• Approval of candidates who express support for policies that promote families’ economic security: Nearly two-thirds of voters (64 percent) said that an elected official’s support for equal pay for women, paid sick days, and paid family and medical leave would make them more likely to vote for that elected official, including nearly half (46 percent) who said they would be much more likely to cast a favorable vote.

The National Partnership also separately analyzed candidates’ campaign websites to further explore how many focused on family friendly workplace policies. The review, which included all position statements, issue pages and press releases on the websites of all general election candidates for governor, U.S. Senate and U.S. House of Representatives, reveals that only 23 percent of candidates featured their positions on fair or equal pay for women, paid sick days, paid family and medical leave, or pregnancy discrimination on their websites. But those candidates who did mention paid sick days or paid family and medical leave, in addition to fair or equal pay, were eight percent more likely to win than candidates who did not, taking other factors like party and incumbency into account.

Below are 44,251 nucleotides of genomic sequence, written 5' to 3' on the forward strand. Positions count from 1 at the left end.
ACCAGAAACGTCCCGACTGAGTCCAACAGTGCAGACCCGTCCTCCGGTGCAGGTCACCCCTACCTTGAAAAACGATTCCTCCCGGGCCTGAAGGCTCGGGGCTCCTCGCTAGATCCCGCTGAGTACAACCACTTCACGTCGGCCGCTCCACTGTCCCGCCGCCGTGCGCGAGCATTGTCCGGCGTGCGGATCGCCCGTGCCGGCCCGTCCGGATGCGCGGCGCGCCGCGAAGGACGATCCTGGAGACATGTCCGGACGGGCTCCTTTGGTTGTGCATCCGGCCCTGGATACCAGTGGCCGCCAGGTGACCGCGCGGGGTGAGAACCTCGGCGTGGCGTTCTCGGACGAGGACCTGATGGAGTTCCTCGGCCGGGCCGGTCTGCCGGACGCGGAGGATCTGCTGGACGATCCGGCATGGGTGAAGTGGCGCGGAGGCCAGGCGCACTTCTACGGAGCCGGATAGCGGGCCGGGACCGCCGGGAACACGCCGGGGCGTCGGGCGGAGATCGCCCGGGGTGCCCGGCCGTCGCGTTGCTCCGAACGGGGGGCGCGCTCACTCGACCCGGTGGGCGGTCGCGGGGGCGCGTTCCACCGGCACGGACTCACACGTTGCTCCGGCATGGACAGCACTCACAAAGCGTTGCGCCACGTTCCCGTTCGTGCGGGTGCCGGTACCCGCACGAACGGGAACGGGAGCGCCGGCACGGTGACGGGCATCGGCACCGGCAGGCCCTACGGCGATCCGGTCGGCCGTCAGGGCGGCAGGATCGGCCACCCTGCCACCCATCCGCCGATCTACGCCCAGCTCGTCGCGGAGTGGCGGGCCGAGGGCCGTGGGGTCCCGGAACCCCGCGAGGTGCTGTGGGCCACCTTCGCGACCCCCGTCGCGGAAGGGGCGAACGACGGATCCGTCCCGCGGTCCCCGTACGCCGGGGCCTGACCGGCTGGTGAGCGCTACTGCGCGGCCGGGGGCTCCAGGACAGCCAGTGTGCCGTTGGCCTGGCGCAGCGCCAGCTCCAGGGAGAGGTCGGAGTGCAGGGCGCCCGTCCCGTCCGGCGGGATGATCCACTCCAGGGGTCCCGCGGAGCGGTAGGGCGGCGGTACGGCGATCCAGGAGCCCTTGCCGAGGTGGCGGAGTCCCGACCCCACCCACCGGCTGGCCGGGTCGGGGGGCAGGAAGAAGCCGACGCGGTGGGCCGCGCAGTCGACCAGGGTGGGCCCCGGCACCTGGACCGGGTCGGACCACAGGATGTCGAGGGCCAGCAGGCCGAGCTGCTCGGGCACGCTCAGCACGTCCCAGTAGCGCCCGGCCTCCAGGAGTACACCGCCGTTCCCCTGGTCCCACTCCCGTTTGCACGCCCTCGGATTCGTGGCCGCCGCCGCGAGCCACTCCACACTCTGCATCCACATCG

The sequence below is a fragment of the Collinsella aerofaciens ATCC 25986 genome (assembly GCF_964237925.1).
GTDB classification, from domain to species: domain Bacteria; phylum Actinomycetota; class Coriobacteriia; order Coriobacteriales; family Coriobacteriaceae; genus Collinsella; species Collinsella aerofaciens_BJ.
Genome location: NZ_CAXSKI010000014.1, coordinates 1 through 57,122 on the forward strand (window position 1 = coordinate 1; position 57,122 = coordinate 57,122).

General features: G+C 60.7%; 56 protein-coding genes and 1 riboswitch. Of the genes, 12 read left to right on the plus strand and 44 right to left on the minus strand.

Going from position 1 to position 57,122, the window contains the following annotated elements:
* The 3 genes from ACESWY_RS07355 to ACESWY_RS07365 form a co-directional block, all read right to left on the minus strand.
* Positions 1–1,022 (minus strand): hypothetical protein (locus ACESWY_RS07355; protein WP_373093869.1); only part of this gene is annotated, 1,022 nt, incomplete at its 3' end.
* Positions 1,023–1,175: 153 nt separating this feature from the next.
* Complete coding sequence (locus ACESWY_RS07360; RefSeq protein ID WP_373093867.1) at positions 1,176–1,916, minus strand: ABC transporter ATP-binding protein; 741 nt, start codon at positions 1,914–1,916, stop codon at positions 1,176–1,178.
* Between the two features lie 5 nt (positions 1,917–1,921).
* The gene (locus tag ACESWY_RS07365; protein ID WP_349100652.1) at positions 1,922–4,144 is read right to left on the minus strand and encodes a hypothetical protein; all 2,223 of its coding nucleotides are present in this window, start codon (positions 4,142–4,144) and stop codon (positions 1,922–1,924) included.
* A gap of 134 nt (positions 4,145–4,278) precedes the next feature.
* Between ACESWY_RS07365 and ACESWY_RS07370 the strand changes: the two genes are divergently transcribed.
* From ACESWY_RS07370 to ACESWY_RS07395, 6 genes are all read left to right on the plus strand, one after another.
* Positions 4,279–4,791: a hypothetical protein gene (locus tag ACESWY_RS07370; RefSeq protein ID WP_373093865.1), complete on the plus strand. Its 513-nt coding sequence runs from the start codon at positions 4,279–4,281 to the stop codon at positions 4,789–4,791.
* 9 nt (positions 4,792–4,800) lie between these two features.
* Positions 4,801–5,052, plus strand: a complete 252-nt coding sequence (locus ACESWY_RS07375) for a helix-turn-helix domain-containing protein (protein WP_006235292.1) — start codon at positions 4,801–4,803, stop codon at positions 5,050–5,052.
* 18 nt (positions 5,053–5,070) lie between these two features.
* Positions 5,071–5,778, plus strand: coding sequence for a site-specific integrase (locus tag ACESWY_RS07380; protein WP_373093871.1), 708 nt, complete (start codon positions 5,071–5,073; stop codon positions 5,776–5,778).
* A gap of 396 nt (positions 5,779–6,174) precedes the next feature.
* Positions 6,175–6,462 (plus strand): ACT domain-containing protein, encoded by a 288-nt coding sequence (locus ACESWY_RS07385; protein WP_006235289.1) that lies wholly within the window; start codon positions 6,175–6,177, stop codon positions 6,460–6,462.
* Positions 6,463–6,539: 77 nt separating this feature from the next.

Other key findings from the website analysis include: Women’s and families’ economic security issues were included on the websites of candidates in 47 of 50 states. Of the issues tracked, fair pay was the issue most commonly included. A higher percentage of candidates in competitive races than in noncompetitive races featured women’s and families’ economic security issues on their websites. Political party affiliation was the most significant indicator of whether a candidate included one of the issues. And a higher share of female than male candidates included the tracked issues on their websites.